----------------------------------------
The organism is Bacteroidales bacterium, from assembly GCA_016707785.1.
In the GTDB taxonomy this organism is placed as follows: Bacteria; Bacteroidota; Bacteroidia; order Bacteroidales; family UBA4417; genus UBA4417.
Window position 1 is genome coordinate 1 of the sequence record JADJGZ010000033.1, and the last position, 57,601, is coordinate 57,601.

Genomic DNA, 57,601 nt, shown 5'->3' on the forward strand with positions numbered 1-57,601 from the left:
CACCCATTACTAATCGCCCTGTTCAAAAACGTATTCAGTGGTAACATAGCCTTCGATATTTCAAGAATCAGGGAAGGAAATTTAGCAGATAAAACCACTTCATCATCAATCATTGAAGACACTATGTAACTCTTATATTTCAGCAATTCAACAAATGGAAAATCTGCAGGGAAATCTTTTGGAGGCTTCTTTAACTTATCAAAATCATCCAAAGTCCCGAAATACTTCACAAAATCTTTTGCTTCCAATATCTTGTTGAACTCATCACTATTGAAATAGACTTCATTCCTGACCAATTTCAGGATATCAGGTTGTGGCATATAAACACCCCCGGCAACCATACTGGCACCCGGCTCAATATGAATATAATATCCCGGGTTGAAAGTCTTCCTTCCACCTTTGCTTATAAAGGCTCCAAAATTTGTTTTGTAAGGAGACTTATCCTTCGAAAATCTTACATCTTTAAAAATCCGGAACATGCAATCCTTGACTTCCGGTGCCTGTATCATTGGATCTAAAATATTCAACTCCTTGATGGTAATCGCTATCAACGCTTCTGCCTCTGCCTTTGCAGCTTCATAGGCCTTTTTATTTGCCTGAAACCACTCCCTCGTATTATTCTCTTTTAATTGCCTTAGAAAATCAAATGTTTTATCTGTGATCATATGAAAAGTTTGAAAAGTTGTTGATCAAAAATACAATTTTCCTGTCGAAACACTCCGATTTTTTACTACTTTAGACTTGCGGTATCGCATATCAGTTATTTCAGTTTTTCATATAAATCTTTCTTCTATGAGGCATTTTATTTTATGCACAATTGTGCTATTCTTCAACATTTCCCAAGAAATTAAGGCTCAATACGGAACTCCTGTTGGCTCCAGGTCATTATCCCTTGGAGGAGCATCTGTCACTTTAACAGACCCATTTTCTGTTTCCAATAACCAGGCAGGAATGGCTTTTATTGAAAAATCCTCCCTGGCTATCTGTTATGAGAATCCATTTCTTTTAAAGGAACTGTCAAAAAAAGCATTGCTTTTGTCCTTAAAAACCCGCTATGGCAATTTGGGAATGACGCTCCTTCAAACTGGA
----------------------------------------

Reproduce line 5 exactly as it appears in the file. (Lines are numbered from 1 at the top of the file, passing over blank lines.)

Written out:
CACCCATTACTAATCGCCCTGTTCAAAAACGTATTCAGTGGTAACATAGCCTTCGATATTTCAAGAATCAGGGAAGGAAATTTAGCAGATAAAACCACTTCATCATCAATCATTGAAGACACTATGTAACTCTTATATTTCAGCAATTCAACAAATGGAAAATCTGCAGGGAAATCTTTTGGAGGCTTCTTTAACTTATCAAAATCATCCAAAGTCCCGAAATACTTCACAAAATCTTTTGCTTCCAATATCTTGTTGAACTCATCACTATTGAAATAGACTTCATTCCTGACCAATTTCAGGATATCAGGTTGTGGCATATAAACACCCCCGGCAACCATACTGGCACCCGGCTCAATATGAATATAATATCCCGGGTTGAAAGTCTTCCTTCCACCTTTGCTTATAAAGGCTCCAAAATTTGTTTTGTAAGGAGACTTATCCTTCGAAAATCTTACATCTTTAAAAATCCGGAACATGCAATCCTTGACTTCCGGTGCCTGTATCATTGGATCTAAAATATTCAACTCCTTGATGGTAATCGCTATCAACGCTTCTGCCTCTGCCTTTGCAGCTTCATAGGCCTTTTTATTTGCCTGAAACCACTCCCTCGTATTATTCTCTTTTAATTGCCTTAGAAAATCAAATGTTTTATCTGTGATCATATGAAAAGTTTGAAAAGTTGTTGATCAAAAATACAATTTTCCTGTCGAAACACTCCGATTTTTTACTACTTTAGACTTGCGGTATCGCATATCAGTTATTTCAGTTTTTCATATAAATCTTTCTTCTATGAGGCATTTTATTTTATGCACAATTGTGCTATTCTTCAACATTTCCCAAGAAATTAAGGCTCAATACGGAACTCCTGTTGGCTCCAGGTCATTATCCCTTGGAGGAGCATCTGTCACTTTAACAGACCCATTTTCTGTTTCCAATAACCAGGCAGGAATGGCTTTTATTGAAAAATCCTCCCTGGCTATCTGTTATGAGAATCCATTTCTTTTAAAGGAACTGTCAAAAAAAGCATTGCTTTTGTCCTTAAAAACCCGCTATGGCAATTTGGGAATGACGCTCCTTCAAACTGGA